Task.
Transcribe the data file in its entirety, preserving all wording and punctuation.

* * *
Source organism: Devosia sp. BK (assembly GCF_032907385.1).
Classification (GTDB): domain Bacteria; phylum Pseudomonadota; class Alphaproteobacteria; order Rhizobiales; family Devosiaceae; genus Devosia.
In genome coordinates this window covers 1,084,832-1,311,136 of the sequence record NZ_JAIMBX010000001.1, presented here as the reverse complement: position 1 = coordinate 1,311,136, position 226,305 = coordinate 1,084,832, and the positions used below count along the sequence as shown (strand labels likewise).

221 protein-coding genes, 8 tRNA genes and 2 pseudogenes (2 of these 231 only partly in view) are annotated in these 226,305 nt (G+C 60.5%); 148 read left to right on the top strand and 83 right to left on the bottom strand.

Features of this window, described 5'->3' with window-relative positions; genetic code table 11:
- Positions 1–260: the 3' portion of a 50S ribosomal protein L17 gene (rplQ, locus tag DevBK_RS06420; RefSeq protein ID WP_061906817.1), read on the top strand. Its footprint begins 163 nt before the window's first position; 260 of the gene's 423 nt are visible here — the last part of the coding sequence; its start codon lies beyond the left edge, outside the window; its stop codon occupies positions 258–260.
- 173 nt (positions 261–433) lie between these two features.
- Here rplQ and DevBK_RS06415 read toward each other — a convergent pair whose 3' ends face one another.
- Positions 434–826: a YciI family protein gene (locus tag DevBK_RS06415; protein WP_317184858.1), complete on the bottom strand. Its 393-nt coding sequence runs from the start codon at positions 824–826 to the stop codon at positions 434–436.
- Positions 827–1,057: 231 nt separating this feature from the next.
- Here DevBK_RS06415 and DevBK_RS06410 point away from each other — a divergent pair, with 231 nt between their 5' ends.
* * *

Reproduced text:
Source organism: Devosia sp. BK (assembly GCF_032907385.1).
Classification (GTDB): domain Bacteria; phylum Pseudomonadota; class Alphaproteobacteria; order Rhizobiales; family Devosiaceae; genus Devosia.
In genome coordinates this window covers 1,084,832-1,311,136 of the sequence record NZ_JAIMBX010000001.1, presented here as the reverse complement: position 1 = coordinate 1,311,136, position 226,305 = coordinate 1,084,832, and the positions used below count along the sequence as shown (strand labels likewise).

221 protein-coding genes, 8 tRNA genes and 2 pseudogenes (2 of these 231 only partly in view) are annotated in these 226,305 nt (G+C 60.5%); 148 read left to right on the top strand and 83 right to left on the bottom strand.

Features of this window, described 5'->3' with window-relative positions; genetic code table 11:
- Positions 1–260: the 3' portion of a 50S ribosomal protein L17 gene (rplQ, locus tag DevBK_RS06420; RefSeq protein ID WP_061906817.1), read on the top strand. Its footprint begins 163 nt before the window's first position; 260 of the gene's 423 nt are visible here — the last part of the coding sequence; its start codon lies beyond the left edge, outside the window; its stop codon occupies positions 258–260.
- 173 nt (positions 261–433) lie between these two features.
- Here rplQ and DevBK_RS06415 read toward each other — a convergent pair whose 3' ends face one another.
- Positions 434–826: a YciI family protein gene (locus tag DevBK_RS06415; protein WP_317184858.1), complete on the bottom strand. Its 393-nt coding sequence runs from the start codon at positions 824–826 to the stop codon at positions 434–436.
- Positions 827–1,057: 231 nt separating this feature from the next.
- Here DevBK_RS06415 and DevBK_RS06410 point away from each other — a divergent pair, with 231 nt between their 5' ends.